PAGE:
Eating a high-fat meal—say, a cheeseburger and fries or a pepperoni pizza—disrupts liver function, a new, small study reveals.
Researchers found that the high levels of saturated fat found in such rich foods immediately alter the work of the liver, possibly setting the body up for serious disease down the line.
“The effects mimic the abnormalities seen in people with severe metabolic disease,” said study co-author Dr. Michael Roden, referring to conditions like fatty liver disease and cirrhosis.
“Our findings paint the picture of the earliest changes in liver metabolism leading to fatty liver diseases and liver cirrhosis in the context of obesity and type 2 diabetes,” said Roden. He’s scientific director of the German Diabetes Center at Heinrich Heine University in Dusseldorf.
How long these metabolic alterations last after people indulge in a rich meal isn’t clear.
The liver plays a crucial role in processing the fats and carbohydrates people eat.
In some cases when fatty foods are repeatedly eaten to excess, fats accumulate and cause a condition known as nonalcoholic fatty liver.
This condition has ballooned along with the U.S. obesity epidemic, and is thought to affect as many as 25 percent of people in the United States. It can lead to cirrhosis, a serious condition characterized by scarring of the liver.
Dr. Hannele Yki-Jarvinen is professor of medicine at the University of Helsinki in Finland. “We know diets high in saturated fat make the liver fatty,” she said.
“Saturated fats such as in butter, fatty cheeses and coconut oil are thus the worst thing to eat from the liver perspective,” said Yki-Jarvinen, co-author of a commentary accompanying the new study.
For the study, the researchers assigned 14 healthy, lean young men to consume a placebo or a dose of palm oil that varied according to their weight. The palm oil provided levels of saturated fat equivalent to that from an eight-slice pepperoni pizza or a cheeseburger with large fries, the report said.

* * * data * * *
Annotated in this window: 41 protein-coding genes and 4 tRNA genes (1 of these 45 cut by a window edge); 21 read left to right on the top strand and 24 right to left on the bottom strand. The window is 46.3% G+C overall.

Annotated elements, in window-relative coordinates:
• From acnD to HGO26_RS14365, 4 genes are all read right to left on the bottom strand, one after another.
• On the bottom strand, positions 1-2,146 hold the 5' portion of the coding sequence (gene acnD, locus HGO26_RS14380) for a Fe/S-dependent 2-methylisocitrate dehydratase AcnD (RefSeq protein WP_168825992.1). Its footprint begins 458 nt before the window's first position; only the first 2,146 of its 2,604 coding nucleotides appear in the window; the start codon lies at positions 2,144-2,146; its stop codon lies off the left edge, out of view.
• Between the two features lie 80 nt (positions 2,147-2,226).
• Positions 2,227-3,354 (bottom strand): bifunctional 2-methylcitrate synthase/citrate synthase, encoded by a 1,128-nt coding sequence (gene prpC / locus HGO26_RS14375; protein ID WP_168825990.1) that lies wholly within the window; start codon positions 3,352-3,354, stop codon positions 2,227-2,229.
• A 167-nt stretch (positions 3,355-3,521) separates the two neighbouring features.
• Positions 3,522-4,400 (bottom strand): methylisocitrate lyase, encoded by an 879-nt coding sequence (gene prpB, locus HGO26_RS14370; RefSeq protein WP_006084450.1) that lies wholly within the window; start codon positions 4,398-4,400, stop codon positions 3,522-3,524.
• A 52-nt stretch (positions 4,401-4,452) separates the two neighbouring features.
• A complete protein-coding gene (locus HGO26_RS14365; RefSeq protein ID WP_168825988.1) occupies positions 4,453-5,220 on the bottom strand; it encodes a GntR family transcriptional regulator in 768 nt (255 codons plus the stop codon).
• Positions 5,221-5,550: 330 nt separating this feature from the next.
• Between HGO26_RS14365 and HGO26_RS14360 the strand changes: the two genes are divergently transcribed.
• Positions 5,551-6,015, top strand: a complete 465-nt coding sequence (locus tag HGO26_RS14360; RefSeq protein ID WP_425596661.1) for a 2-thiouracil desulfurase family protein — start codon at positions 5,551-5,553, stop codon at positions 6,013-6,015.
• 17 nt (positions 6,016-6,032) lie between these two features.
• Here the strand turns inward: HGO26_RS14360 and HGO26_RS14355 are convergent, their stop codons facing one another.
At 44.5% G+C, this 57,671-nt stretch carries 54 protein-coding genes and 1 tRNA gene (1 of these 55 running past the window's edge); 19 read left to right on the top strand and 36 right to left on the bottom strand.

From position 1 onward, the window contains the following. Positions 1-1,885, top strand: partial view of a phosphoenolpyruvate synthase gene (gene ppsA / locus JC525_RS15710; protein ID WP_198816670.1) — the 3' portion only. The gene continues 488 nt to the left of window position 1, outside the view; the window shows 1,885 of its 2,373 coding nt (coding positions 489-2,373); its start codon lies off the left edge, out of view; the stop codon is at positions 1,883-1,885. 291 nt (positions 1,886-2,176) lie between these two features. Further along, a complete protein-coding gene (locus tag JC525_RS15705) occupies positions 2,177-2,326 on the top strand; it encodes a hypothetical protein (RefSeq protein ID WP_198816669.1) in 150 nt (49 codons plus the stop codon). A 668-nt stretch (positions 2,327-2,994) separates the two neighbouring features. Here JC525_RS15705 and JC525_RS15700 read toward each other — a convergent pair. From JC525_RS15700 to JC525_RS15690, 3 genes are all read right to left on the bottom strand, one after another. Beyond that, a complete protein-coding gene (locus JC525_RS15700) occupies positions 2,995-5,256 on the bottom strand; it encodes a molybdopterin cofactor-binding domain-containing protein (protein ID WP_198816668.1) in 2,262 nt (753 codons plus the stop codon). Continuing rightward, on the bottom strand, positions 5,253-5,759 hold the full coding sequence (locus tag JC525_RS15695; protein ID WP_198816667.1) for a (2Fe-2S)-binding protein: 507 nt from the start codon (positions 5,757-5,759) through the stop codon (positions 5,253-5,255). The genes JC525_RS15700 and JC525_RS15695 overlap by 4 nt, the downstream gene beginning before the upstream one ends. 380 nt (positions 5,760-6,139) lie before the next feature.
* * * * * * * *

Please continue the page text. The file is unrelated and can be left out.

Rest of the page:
This “fat loading” caused the liver to produce 70 percent more glucose, which could boost blood sugar levels over time, Roden said. Potentially, this could contribute to insulin sensitivity—a precursor to type 2 diabetes.
Fat loading also caused liver cells to work harder, which could stress them and contribute to liver disease, he noted.
In addition, the saturated fat lowered the liver’s ability to store glucose compared to fat, “which over time might favor fatty liver diseases,” Roden said.
It’s possible that healthy people could easily overcome these effects while those who repeatedly eat fat-laden foods might be less fortunate, Roden added.
Yki-Jarvinen said that while cirrhosis is difficult to reverse, most people can boost their liver health.
“If you change your diet to a more healthy one containing healthy fats, such as found in olive oil, your liver fat decreases in a few days,” she said.
In addition to their work with humans, the researchers also launched a similar analysis of fat intake in mice. This provided insight into how fat affects the workings of genes, the study authors said.
Next, Roden said he hopes to learn how long the effects of one high-fat meal last and how that compares to those of other nutrients, such as proteins and carbohydrates.
The study was published Jan. 23 in the Journal of Clinical Investigation.